How do I Use Blue Fishing Line?

How do I Use Blue Fishing Line?
Clear, crystal clear, red, clear blue and high-visibility green and yellow and are just a few of the line colors offered in many tackle stores. Choosing the right line color requires more than simply choosing a favorite color or the line that looks best on a rod and reel. Line colors are designed for specific purposes when they are in the water. Blue line, such as the clear blue color, is specifically designed for night fishing.


Difficulty: Moderately Easy

Things You’ll Need:
  • Matched fishing rod and reel
  • Blue fishing line (monofilament or fluorocarbon)
  • Terminal tackle (hook, weight)
  • Black light
Step 1
String 15-pound test or heavier blue fishing line onto your fishing rod and reel. Using a heavier pound test line such as 15-pound test will be easy to see in the water. Heavier pound test line is also advisable because large fish can often be caught at night.
Step 2
Attach blue monofilament or fluorocarbon line to your fishing reel with a simple Arbor knot. Pull 5 to 6 inches of line around and past the spool of the reel. Loop the free end of the line around the main line. Tie a simple overhand knot with the free end of the line. Tie a second overhand knot with only the free end. Pull the knots down tight against the spool.
Step 3
Tie a hook or lure onto the end of the blue fishing line with a Palomar knot. Thread the line through the eye of the lure or hook, form a loop and feed it back through. Pull the free end beside the main line to form a double line. Tie an overhand knot with the loop and double line, pull the loop around the lure or hook and pull tight.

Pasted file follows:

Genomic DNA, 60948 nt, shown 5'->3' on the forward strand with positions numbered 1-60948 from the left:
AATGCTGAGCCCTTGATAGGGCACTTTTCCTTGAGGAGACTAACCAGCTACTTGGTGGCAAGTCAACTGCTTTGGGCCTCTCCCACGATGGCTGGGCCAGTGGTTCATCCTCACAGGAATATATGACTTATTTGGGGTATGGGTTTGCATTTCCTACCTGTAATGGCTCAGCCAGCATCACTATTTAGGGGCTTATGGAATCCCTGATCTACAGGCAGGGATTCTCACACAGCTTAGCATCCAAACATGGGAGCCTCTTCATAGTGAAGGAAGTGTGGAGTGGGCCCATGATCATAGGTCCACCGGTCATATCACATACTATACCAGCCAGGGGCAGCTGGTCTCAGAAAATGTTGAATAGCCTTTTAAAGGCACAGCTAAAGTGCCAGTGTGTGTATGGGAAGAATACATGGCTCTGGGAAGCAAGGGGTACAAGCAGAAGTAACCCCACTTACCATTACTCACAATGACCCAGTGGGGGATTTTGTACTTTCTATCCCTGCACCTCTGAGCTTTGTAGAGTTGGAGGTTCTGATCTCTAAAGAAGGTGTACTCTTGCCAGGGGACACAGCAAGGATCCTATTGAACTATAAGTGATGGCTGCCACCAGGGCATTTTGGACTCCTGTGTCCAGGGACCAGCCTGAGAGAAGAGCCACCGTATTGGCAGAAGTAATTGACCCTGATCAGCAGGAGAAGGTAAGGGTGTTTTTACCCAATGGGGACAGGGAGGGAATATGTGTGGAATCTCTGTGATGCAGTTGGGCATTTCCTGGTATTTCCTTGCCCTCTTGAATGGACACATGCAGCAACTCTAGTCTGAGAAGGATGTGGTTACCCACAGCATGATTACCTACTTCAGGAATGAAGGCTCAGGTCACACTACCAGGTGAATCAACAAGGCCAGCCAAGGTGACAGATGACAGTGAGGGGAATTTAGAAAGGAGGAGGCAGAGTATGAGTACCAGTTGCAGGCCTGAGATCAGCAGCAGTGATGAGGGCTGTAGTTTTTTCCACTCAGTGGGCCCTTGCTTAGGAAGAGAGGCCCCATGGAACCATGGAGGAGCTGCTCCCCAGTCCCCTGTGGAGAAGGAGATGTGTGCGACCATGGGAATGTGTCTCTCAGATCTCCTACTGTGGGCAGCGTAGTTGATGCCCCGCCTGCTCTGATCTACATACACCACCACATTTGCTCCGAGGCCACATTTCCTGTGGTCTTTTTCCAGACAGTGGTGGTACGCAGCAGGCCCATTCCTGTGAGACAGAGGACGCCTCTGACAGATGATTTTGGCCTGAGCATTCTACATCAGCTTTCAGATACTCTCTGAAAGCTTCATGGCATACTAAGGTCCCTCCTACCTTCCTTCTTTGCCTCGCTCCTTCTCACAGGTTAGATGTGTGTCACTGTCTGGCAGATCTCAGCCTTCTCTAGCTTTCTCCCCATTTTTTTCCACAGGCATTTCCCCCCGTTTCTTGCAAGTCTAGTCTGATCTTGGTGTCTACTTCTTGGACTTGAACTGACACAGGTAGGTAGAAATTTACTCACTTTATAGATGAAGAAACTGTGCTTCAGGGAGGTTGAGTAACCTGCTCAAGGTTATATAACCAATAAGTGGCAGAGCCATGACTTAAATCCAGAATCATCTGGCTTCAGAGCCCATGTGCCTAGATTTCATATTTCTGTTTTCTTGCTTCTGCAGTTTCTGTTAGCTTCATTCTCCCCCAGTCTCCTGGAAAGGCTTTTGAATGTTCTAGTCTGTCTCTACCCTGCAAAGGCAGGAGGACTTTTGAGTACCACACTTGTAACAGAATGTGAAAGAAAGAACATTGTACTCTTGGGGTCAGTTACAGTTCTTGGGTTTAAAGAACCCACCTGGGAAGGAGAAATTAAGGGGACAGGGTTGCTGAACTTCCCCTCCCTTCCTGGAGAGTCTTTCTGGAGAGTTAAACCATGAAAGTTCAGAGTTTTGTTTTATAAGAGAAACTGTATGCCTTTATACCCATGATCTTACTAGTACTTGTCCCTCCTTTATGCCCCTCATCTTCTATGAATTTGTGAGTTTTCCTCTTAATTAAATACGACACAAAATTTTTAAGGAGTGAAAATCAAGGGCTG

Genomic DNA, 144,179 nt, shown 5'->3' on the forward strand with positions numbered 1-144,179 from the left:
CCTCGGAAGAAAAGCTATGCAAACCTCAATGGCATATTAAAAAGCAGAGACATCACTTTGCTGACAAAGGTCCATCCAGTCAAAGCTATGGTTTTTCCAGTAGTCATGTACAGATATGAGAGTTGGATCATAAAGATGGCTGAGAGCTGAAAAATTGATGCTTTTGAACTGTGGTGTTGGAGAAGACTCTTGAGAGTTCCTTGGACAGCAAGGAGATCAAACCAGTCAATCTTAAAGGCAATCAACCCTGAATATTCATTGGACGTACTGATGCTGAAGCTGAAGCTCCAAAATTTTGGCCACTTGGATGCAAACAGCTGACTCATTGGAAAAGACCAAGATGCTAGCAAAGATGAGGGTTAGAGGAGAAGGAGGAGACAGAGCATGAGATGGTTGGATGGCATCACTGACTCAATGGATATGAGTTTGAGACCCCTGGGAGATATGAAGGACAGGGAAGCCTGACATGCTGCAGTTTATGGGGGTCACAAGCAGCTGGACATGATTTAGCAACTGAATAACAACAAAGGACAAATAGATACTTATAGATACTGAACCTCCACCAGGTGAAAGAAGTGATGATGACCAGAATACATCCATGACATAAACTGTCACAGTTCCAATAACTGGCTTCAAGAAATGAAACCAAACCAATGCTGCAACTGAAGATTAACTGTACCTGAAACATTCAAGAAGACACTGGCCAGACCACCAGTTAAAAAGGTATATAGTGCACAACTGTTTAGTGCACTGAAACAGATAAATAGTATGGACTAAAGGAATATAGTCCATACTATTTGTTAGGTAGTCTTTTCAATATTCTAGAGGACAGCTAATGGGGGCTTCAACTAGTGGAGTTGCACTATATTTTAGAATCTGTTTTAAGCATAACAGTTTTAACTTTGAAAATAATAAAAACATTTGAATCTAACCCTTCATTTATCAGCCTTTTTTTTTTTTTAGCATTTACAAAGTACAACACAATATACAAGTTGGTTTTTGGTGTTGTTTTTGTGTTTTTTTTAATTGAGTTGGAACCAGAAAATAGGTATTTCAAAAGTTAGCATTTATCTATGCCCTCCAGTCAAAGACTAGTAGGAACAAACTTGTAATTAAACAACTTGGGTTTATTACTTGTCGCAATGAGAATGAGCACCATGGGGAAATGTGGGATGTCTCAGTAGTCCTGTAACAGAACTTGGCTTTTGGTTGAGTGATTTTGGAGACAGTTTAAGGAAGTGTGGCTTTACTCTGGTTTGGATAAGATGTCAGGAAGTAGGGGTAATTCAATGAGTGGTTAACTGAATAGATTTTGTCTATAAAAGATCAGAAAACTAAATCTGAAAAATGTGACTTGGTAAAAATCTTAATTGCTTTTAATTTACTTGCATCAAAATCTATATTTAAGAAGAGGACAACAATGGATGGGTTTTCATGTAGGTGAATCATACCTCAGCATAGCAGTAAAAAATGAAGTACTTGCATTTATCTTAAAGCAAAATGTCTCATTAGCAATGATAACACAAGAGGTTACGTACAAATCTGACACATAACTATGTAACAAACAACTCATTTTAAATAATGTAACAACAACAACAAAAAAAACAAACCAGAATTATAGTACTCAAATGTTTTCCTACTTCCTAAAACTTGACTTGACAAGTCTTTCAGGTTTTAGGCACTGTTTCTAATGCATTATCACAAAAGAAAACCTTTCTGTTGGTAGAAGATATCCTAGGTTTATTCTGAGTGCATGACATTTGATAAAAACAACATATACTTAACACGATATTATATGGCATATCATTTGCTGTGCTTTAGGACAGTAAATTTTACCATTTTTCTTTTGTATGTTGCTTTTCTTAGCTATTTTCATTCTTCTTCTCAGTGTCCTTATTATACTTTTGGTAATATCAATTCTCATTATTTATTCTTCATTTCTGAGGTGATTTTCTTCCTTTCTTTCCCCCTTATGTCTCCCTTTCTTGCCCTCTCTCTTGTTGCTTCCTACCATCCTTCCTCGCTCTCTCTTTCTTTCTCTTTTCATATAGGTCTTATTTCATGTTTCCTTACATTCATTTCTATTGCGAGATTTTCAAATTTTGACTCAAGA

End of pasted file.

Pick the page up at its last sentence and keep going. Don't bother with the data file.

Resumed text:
Step 4
Attach weight to the line as needed with crimp-on weights. Cast the blue line into the water in a location where fish are thought to be feeding or suspended. Allow the baited hook or lure to sink to the desired depth.
Step 5
Turn on and position a black light so that the blue line is illuminated. Allow the lure or bait to sit in the water. Watch the line for small changes in direction or downward pulls that indicate a fish is taking the bait.

Article Written By Keith Dooley

Keith Dooley has a degree in outdoor education and sports management. He has worked as an assistant athletic director, head coach and assistant coach in various sports including football, softball and golf. Dooley has worked for various websites in the past, contributing instructional articles on a wide variety of topics.

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